Some seventeen districts across the country have been affected, but Lusaka is the worst hit. Most of Lusaka’s slightly more than three million people live in its 38 informal settlements. These shanty neighbourhoods suffer cholera outbreaks each year as torrential rains quickly fill pit latrines and contaminate wells with raw sewage. Large areas of the city are not serviced by the municipality, which asserts that they are unplanned settlements.

Even in areas where the municipality has a presence, the drainage system is clogged making it prone to flooding after even relatively light rain. Market places are filthy, with mountains of garbage piled high. Public toilets are few and far between, and where they do exist they are in deplorable condition.

This year's flooding - the worst in several decades - comes despite major investment in repairing the city's drainage system over the past year. Despite the remedial work, thousands of people in the city's densely-populated townships have been displaced.

The Zambia Red Cross Society admits that the situation is bad. Charles Mushitu, who directs the Zambian Red Cross, says his organisation has had to pitch more tents at a campsite just outside the city. The site is operated jointly by the Red Cross and the government’s Disaster Management and Mitigation Unit (DMMU) which is providing basic services such as maize meals and chlorine to purify drinking water.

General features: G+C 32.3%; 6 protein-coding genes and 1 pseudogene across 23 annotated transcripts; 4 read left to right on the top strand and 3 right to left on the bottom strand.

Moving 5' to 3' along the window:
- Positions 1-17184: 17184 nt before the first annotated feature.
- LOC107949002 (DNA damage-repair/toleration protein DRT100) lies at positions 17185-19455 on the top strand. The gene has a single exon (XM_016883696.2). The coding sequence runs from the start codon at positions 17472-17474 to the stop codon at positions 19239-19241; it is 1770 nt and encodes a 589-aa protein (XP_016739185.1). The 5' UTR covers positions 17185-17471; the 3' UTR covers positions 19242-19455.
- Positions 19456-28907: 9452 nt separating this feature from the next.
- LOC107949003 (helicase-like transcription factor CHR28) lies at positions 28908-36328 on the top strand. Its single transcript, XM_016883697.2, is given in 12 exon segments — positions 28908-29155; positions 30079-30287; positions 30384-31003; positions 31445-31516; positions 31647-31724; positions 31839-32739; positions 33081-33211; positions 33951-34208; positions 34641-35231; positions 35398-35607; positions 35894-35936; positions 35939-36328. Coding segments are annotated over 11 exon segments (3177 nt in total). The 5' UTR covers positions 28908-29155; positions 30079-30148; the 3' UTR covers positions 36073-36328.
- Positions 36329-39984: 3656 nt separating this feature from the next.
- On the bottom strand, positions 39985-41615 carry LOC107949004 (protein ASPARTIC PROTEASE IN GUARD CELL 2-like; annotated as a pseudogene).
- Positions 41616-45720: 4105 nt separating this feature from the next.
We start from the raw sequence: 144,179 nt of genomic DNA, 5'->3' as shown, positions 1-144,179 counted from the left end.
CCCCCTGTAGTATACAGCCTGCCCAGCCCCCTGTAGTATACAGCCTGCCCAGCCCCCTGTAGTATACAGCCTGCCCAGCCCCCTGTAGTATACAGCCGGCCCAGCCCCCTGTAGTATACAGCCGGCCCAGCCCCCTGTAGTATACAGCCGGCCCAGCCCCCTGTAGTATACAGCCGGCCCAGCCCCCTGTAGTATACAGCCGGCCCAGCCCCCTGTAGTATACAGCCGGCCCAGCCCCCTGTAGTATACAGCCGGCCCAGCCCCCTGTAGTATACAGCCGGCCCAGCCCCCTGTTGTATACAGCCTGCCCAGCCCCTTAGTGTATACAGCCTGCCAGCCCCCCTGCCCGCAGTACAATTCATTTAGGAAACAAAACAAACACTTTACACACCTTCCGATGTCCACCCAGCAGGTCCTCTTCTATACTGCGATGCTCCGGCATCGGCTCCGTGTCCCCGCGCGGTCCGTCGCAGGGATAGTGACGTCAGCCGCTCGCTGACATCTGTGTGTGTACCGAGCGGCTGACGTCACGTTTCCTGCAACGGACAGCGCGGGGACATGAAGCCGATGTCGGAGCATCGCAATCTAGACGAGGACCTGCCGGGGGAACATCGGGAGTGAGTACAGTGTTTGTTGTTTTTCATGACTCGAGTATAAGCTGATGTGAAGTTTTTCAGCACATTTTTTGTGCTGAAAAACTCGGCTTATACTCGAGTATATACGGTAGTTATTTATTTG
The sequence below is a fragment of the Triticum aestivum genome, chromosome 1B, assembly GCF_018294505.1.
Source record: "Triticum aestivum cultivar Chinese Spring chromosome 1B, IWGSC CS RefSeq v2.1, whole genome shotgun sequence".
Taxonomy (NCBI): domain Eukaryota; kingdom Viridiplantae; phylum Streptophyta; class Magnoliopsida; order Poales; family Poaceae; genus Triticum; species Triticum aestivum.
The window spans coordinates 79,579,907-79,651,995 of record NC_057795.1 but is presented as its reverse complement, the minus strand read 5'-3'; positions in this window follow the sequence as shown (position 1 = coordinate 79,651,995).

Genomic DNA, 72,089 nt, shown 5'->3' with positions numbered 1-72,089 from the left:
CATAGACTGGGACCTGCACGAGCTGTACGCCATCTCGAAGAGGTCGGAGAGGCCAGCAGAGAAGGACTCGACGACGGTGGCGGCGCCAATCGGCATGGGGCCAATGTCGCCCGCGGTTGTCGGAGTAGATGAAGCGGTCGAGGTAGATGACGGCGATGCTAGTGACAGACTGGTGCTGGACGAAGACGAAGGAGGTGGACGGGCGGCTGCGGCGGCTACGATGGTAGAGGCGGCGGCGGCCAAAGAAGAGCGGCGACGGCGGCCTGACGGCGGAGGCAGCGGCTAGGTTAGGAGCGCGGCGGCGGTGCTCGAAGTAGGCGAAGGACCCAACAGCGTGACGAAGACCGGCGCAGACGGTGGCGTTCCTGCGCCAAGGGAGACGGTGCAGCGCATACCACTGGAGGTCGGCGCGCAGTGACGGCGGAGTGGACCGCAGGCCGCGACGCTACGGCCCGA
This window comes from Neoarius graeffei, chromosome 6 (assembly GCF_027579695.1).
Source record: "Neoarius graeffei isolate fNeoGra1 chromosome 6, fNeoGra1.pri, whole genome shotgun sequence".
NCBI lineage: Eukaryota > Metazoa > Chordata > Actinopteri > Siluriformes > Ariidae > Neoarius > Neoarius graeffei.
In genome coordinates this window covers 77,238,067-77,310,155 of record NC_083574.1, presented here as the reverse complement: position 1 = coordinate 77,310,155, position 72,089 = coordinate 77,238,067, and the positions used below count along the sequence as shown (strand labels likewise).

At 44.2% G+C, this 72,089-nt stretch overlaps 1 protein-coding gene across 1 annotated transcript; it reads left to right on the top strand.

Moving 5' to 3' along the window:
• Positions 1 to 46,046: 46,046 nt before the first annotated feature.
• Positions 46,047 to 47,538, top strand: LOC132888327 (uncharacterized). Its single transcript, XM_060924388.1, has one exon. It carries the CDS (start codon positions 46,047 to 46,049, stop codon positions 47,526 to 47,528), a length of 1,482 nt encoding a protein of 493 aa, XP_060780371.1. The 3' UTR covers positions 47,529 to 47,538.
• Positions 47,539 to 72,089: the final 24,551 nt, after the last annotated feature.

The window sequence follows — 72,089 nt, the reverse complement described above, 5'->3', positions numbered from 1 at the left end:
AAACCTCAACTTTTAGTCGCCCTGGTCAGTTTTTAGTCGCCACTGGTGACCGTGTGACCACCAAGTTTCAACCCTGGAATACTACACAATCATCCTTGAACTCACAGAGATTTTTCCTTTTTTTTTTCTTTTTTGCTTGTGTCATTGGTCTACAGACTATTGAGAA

The authorities in the Zambian capital have asked those who received temporary shelter to move back to their homes, even though in many cases their houses have collapsed and their livelihoods have been destroyed.

Esther Lungu is worried about returning to her home in the Misisi quarter. Lungu was among several families relocated to the Red Cross campsite when a nearby dam overflowed and her compound was submerged.

She and her four children were given a tent by the Red Cross and she says she has been relatively comfortable.

"I don’t know what will happen when they tell us to leave this place," says Lungu, who is not married and has no formal employment. Before the disaster, she sold vegetables at the market to sustain her family.

But now she is worried as she does not know if the small hut she was renting is still standing. She is also not sure she will still be able to reclaim her market stand when she returns.

(END/2010)
source: http://ipsnews.net/print.asp?idnews=50993